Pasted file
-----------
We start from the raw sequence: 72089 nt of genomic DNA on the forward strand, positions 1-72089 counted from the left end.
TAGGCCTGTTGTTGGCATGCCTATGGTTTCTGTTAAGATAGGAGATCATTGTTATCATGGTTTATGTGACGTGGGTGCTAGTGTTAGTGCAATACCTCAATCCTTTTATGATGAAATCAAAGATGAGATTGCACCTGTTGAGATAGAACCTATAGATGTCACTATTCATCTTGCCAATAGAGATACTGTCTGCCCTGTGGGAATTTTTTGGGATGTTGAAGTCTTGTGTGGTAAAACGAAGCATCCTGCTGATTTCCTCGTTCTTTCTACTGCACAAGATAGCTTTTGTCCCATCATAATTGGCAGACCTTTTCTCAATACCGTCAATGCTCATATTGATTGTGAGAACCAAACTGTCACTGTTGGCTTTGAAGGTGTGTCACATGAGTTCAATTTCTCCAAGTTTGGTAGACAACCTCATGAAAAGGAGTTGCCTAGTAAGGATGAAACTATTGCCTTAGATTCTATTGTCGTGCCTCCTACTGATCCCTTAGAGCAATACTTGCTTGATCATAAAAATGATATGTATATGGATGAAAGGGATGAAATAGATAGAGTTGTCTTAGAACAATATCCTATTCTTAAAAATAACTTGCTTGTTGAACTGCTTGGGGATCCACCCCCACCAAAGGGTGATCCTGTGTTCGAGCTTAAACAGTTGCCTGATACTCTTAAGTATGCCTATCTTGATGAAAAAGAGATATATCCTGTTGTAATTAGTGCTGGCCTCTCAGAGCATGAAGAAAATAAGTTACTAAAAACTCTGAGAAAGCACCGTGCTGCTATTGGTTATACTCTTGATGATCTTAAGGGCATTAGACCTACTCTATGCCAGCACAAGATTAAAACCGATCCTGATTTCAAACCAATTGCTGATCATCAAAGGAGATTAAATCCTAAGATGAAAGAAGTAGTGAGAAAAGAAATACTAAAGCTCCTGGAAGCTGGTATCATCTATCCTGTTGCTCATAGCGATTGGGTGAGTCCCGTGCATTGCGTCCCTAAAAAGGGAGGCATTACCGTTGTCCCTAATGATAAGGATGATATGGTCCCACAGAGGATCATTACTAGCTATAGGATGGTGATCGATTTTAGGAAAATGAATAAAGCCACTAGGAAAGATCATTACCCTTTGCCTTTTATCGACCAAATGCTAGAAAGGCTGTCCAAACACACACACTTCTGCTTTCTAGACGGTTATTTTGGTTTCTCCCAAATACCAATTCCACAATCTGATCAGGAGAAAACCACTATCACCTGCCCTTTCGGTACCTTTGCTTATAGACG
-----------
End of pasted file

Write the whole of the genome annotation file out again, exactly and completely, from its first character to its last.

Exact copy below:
We start from the raw sequence: 72089 nt of genomic DNA on the forward strand, positions 1-72089 counted from the left end.
TAGGCCTGTTGTTGGCATGCCTATGGTTTCTGTTAAGATAGGAGATCATTGTTATCATGGTTTATGTGACGTGGGTGCTAGTGTTAGTGCAATACCTCAATCCTTTTATGATGAAATCAAAGATGAGATTGCACCTGTTGAGATAGAACCTATAGATGTCACTATTCATCTTGCCAATAGAGATACTGTCTGCCCTGTGGGAATTTTTTGGGATGTTGAAGTCTTGTGTGGTAAAACGAAGCATCCTGCTGATTTCCTCGTTCTTTCTACTGCACAAGATAGCTTTTGTCCCATCATAATTGGCAGACCTTTTCTCAATACCGTCAATGCTCATATTGATTGTGAGAACCAAACTGTCACTGTTGGCTTTGAAGGTGTGTCACATGAGTTCAATTTCTCCAAGTTTGGTAGACAACCTCATGAAAAGGAGTTGCCTAGTAAGGATGAAACTATTGCCTTAGATTCTATTGTCGTGCCTCCTACTGATCCCTTAGAGCAATACTTGCTTGATCATAAAAATGATATGTATATGGATGAAAGGGATGAAATAGATAGAGTTGTCTTAGAACAATATCCTATTCTTAAAAATAACTTGCTTGTTGAACTGCTTGGGGATCCACCCCCACCAAAGGGTGATCCTGTGTTCGAGCTTAAACAGTTGCCTGATACTCTTAAGTATGCCTATCTTGATGAAAAAGAGATATATCCTGTTGTAATTAGTGCTGGCCTCTCAGAGCATGAAGAAAATAAGTTACTAAAAACTCTGAGAAAGCACCGTGCTGCTATTGGTTATACTCTTGATGATCTTAAGGGCATTAGACCTACTCTATGCCAGCACAAGATTAAAACCGATCCTGATTTCAAACCAATTGCTGATCATCAAAGGAGATTAAATCCTAAGATGAAAGAAGTAGTGAGAAAAGAAATACTAAAGCTCCTGGAAGCTGGTATCATCTATCCTGTTGCTCATAGCGATTGGGTGAGTCCCGTGCATTGCGTCCCTAAAAAGGGAGGCATTACCGTTGTCCCTAATGATAAGGATGATATGGTCCCACAGAGGATCATTACTAGCTATAGGATGGTGATCGATTTTAGGAAAATGAATAAAGCCACTAGGAAAGATCATTACCCTTTGCCTTTTATCGACCAAATGCTAGAAAGGCTGTCCAAACACACACACTTCTGCTTTCTAGACGGTTATTTTGGTTTCTCCCAAATACCAATTCCACAATCTGATCAGGAGAAAACCACTATCACCTGCCCTTTCGGTACCTTTGCTTATAGACG